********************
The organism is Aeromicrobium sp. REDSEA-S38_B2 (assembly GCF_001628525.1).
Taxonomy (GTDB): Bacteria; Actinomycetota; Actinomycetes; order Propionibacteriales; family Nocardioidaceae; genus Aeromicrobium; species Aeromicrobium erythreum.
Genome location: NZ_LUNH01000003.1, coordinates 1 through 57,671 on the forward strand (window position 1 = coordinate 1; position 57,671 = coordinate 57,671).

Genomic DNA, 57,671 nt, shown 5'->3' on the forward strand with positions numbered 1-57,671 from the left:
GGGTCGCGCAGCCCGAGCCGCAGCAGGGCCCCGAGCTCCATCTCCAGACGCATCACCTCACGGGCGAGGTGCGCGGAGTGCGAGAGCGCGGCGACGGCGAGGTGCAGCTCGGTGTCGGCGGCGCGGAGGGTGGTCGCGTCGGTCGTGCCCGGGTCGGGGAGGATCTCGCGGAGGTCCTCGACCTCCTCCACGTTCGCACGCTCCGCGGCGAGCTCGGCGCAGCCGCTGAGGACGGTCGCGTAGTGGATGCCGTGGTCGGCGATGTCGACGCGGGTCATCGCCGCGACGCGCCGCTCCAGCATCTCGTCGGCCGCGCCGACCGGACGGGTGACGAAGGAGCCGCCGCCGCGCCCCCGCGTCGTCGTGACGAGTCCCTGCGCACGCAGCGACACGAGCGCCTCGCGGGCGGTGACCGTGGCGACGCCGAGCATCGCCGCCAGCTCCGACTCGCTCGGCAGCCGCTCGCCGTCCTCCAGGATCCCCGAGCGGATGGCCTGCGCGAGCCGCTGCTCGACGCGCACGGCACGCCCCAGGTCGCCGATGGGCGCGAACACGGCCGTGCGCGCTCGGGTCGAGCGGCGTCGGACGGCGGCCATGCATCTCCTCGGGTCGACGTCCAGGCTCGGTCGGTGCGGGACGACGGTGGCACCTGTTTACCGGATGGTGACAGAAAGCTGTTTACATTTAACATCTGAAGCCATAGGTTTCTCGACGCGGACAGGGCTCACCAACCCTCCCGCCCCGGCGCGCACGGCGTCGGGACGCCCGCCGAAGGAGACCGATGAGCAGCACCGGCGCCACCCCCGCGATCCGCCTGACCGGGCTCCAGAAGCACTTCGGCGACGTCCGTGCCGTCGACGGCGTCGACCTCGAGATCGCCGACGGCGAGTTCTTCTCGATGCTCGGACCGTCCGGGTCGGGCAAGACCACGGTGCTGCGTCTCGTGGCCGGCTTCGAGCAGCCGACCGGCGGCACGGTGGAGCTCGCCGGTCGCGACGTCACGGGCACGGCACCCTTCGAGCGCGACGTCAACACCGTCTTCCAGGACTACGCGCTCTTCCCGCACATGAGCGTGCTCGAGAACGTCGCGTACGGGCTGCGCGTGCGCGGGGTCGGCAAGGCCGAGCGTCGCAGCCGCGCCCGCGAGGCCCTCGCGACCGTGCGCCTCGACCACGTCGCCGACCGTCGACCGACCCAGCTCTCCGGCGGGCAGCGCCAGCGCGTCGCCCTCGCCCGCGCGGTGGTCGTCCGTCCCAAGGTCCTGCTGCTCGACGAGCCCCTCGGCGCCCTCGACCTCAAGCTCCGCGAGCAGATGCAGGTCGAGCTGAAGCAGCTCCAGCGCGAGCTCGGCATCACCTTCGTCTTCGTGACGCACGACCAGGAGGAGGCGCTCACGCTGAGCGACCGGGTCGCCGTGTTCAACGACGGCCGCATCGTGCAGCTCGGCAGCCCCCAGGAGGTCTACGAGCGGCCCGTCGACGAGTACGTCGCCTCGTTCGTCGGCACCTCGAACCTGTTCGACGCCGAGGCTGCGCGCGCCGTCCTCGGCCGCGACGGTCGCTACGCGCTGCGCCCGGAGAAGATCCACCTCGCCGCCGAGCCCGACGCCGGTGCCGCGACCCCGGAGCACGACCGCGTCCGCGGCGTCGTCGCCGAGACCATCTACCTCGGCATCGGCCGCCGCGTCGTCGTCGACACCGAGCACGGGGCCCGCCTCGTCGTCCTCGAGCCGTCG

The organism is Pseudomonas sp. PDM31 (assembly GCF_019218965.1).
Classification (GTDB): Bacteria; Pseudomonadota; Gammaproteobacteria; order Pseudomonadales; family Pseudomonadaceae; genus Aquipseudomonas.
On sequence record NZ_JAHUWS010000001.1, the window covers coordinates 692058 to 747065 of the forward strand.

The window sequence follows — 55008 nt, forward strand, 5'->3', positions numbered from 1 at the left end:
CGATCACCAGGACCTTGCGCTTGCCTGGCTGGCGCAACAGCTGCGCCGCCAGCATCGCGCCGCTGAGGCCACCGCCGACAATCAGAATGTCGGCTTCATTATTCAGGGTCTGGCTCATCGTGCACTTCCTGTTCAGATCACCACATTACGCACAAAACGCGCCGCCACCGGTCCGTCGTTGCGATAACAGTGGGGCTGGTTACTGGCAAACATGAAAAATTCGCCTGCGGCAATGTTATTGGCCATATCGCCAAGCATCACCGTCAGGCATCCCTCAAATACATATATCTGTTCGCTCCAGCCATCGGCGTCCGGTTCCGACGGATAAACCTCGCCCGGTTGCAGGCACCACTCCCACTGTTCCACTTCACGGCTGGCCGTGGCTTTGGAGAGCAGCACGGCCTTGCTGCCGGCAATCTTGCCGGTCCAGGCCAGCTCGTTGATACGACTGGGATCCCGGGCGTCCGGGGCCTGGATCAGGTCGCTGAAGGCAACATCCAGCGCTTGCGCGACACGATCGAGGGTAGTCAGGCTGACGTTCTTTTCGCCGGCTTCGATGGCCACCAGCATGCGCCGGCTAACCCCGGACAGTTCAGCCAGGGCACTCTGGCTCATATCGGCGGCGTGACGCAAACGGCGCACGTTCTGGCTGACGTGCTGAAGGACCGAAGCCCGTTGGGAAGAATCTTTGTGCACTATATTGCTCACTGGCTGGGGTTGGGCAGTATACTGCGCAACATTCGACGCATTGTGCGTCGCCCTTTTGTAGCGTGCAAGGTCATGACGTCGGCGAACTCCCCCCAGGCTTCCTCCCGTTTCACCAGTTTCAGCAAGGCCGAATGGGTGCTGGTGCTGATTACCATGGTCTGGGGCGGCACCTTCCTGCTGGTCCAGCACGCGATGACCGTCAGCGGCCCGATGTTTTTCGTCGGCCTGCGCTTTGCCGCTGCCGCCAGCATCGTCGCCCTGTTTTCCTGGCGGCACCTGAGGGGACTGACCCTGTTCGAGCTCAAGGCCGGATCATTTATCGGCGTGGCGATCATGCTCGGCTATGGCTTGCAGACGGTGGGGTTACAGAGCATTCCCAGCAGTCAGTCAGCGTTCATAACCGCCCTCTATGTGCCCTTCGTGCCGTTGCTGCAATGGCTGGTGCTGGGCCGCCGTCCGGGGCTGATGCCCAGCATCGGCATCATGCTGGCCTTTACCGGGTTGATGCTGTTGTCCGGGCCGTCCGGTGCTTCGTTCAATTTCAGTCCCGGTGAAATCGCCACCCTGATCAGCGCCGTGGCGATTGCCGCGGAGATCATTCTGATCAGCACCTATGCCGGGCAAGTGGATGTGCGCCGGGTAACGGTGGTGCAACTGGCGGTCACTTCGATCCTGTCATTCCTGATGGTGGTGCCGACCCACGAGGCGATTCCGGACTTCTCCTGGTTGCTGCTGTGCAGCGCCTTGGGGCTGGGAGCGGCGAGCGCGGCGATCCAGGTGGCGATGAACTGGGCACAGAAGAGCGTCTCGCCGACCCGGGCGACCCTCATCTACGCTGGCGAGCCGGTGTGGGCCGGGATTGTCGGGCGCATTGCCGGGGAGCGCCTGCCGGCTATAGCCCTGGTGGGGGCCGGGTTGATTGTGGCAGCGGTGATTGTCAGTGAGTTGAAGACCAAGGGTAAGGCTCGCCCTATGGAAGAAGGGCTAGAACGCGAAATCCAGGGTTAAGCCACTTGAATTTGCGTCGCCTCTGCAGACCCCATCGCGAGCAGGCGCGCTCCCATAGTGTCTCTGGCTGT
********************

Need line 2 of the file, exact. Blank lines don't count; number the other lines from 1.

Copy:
Taxonomy (GTDB): Bacteria; Actinomycetota; Actinomycetes; order Propionibacteriales; family Nocardioidaceae; genus Aeromicrobium; species Aeromicrobium erythreum.